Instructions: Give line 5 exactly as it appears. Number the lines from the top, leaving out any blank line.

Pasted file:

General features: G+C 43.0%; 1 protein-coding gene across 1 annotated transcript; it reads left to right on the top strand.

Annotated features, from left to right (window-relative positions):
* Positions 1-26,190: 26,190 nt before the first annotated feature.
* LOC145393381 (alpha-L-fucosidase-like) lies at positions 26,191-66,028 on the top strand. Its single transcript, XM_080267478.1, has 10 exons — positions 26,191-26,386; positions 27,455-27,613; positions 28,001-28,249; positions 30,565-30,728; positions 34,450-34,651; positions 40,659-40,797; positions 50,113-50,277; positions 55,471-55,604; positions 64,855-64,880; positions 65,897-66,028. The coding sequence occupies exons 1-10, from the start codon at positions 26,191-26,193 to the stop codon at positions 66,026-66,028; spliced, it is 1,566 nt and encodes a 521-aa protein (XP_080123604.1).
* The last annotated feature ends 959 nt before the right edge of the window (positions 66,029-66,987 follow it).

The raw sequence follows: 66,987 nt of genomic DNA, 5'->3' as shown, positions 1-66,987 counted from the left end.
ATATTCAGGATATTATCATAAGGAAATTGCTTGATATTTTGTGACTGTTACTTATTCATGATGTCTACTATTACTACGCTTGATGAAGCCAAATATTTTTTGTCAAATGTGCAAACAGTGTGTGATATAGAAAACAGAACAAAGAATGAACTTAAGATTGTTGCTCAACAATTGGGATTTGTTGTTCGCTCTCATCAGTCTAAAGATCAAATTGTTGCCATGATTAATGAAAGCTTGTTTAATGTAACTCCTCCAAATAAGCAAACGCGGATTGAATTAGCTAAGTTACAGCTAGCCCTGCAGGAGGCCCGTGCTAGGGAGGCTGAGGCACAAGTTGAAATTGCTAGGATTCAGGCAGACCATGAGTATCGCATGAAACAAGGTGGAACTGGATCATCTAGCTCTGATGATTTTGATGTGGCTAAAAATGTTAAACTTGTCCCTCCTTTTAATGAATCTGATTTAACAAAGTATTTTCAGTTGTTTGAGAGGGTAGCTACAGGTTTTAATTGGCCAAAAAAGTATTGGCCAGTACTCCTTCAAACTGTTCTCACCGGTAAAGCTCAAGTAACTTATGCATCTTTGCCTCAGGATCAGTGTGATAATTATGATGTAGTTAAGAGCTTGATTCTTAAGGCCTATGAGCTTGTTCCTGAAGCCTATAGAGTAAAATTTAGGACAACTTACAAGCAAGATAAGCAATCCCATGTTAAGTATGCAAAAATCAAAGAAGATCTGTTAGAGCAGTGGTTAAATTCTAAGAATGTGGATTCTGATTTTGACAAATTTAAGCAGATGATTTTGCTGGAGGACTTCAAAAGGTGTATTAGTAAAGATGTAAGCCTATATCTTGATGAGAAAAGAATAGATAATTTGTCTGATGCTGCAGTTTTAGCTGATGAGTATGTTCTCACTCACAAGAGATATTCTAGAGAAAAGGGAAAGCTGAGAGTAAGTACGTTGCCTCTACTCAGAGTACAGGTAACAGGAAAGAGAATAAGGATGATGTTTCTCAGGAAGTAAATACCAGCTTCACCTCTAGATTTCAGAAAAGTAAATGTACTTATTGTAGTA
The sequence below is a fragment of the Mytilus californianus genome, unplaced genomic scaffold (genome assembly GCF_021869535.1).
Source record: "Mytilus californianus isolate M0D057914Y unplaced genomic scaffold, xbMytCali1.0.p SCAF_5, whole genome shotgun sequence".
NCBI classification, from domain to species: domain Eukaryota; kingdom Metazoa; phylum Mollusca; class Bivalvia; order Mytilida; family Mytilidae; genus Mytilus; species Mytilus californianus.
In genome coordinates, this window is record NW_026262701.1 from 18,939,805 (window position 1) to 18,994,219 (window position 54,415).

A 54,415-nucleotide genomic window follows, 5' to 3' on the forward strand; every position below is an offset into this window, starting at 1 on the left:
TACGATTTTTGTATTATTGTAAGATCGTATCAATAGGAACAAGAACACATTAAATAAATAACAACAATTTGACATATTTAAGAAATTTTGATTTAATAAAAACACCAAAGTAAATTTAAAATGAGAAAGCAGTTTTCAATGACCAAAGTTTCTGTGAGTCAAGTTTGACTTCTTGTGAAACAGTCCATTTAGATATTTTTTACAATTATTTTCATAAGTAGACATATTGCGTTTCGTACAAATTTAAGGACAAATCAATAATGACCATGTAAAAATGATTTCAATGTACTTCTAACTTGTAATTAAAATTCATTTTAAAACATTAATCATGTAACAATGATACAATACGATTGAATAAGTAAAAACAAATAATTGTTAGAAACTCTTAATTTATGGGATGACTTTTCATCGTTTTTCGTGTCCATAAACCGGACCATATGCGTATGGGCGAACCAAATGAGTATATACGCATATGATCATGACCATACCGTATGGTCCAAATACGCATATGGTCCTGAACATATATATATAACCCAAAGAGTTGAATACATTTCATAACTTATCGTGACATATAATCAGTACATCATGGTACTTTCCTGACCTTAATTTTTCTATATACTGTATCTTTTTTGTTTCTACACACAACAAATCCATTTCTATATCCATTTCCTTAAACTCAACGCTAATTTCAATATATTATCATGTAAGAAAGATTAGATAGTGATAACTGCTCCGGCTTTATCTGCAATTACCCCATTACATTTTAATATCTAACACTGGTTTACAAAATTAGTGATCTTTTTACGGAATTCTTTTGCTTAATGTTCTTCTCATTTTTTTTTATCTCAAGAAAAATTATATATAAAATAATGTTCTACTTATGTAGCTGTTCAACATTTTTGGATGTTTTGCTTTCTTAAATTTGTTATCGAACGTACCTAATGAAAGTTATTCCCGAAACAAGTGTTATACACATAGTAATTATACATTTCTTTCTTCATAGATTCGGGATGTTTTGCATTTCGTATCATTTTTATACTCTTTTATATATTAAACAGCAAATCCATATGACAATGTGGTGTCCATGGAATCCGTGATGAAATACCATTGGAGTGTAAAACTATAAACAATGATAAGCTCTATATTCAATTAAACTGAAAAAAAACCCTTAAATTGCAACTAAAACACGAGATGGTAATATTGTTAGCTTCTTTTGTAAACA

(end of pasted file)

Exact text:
* The last annotated feature ends 959 nt before the right edge of the window (positions 66,029-66,987 follow it).